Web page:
We all have sick days — days when we don’t feel well enough to do all the things we normally do. Sometimes we can rest and take some medicine and we’re back to our regular selves. Other times, what ails us lasts much longer. Each time we are sick, we spend time away from our regular lives and the people in them. While we do this because we want to heal while also protecting others from getting sick, illness creates a sense of isolation. People experiencing long-term illnesses or coping with the effects of disabilities can feel quite isolated. They may need to be away from their daily lives for treatment or they may be pushed away because of their differences.
Jesus recognizes this and seeks to draw those who are isolated because of illness and injury back into their communities. He calls on us to do the same. In this lesson, children will explore John 9:1-41 noticing how Jesus heals a blind man and helps him reintegrate into his community. Then, they will consider how they might extend the same care and welcome to those in their communities experiencing isolation or rejection because of disabilities or differences.
You will need:
- A Bible
- A bag of 10-20 crayons that includes whole and broken crayons
- Printouts of paper people templates (two people per child), scissors, crayons, glue sticks, and a sheet of chart paper or butcher paper (optional)
- A collection of art materials that are often discarded because they aren’t seen as “good” art materials, such as broken crayons, torn paper, paper scraps, and recycled materials (optional)
- A computer with Internet access connected to a television or data projector and the animated video, “The Present” (optional)
Greet the children as they arrive.
Ask the children to sit in a circle on the floor or around a table. Place the bag of crayons in front of them. Ask them to sort the crayons into three piles. The first pile should contain “the best” crayons. The second pile should include “okay” crayons. The third pile is for crayons that they consider “not good enough.” If they ask you for clarification on what each category means, tell them that they have to determine what constitutes “the best,” “okay,” and “not good enough.”
After they have sorted the crayons, ask:
- How did you decide where each crayon should be placed?
- What do the crayons in the same pile have in common?
- If you had to pick one pile of crayons to use to draw a picture, which one would you choose? Why?
Exploring the passage
Say a prayer.
Provide context for the lectionary reading (John 9:1-41):
- This story comes from the New Testament Gospel of John.
- The story features an unnamed man who has been blind since birth.
- In Jesus’ time, people believed if a child was born with a disability such as blindness that either that person or their parents did something that God did not want them to do. They saw the disability as a reminder that God was unhappy with them.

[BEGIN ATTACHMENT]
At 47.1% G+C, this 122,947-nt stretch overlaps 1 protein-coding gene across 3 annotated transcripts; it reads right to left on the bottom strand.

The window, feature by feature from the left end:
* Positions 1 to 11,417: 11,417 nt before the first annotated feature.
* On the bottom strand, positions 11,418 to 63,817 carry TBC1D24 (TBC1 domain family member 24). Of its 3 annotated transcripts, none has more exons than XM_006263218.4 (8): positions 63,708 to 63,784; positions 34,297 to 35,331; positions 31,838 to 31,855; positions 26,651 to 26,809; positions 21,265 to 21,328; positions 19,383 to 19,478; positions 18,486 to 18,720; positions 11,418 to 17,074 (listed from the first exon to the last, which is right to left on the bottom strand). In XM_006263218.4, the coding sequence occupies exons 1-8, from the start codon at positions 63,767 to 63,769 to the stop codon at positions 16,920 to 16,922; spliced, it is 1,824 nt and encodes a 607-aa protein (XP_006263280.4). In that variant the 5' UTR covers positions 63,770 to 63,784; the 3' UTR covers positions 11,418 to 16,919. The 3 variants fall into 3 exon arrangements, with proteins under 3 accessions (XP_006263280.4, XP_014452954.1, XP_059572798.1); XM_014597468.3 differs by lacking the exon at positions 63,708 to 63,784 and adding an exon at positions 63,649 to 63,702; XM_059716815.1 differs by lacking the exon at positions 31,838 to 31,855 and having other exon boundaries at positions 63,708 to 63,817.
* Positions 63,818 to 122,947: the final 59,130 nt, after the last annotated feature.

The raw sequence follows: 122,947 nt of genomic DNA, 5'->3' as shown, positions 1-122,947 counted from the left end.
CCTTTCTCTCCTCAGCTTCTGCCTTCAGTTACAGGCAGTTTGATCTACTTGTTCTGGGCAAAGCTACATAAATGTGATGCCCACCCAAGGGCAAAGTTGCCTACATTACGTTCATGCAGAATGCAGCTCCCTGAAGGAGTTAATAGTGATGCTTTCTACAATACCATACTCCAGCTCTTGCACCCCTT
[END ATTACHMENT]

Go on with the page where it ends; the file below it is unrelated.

- People who were disabled were also seen as outsiders. They were often rejected from their communities. The man in this story has been begging for outside of the city because the community has pushed him out and does not take care of him.
Read aloud John 4:5-42. This is a long story, so you may want to have the children act out parts of it as it is being read to help them stay engaged.
After reading the story, ask:
- How did the people in the community (and the disciples) view the man when he was blind?
- How does Jesus react to the blind man?
- How does Jesus’ healing change the man’s life?
- What do you think the man will do now that he can see? What will be different for him?
- How do you think the community will treat the man in the future?
Relating the passage to our lives
Help the children explore the message of this passage through one or more of these activities.
- All together now: Gather the materials you’ll need for this activity: printouts of paper people, scissors, crayons, glue sticks, and a sheet of chart paper or butcher paper. Give each child a paper person and ask them to use crayons to decorate the person so it looks like them. Then, give each child another paper person. Ask them to think of someone who hasn’t been able to be part of their community because of extended illness, disability or even because they have been rejected because they are different than others. Invite the children to use crayons to make the second person look like this person. Provide the children with scissors to cut out their paper people. Then ask them to glue their people on to the chart/butcher paper so that all are close together. Discuss what it would be like for all these people to be together in the same space. What would they do? What would they talk about?
- The beauty of difference: Gather the materials you’ll need for this activity: a collection of materials that are often discarded because they aren’t seen as “good” art materials. You may want to include broken crayons, torn paper, paper scraps, and recycled materials. Place the materials on the table in front of the children. Remind them that the blind man in today’s scripture reading wasn’t able to be part of his community because of his disability. People believed his blindness was the result of his family doing something wrong. However, Jesus sees that he is important. He heals him so that the community can see that he is important. Ask the children to work together to create a piece of art out of these “rejected” materials. When they have finished, notice how they were able to make something beautiful out of materials that are often seen as trash.
- The present: Gather the materials you’ll need for this activity: a computer with Internet access connected to a television or data projector and the animated video, “The Present.” Watch “The Present” with the children. Discuss how the boy’s reaction to the disabled puppy changes over time.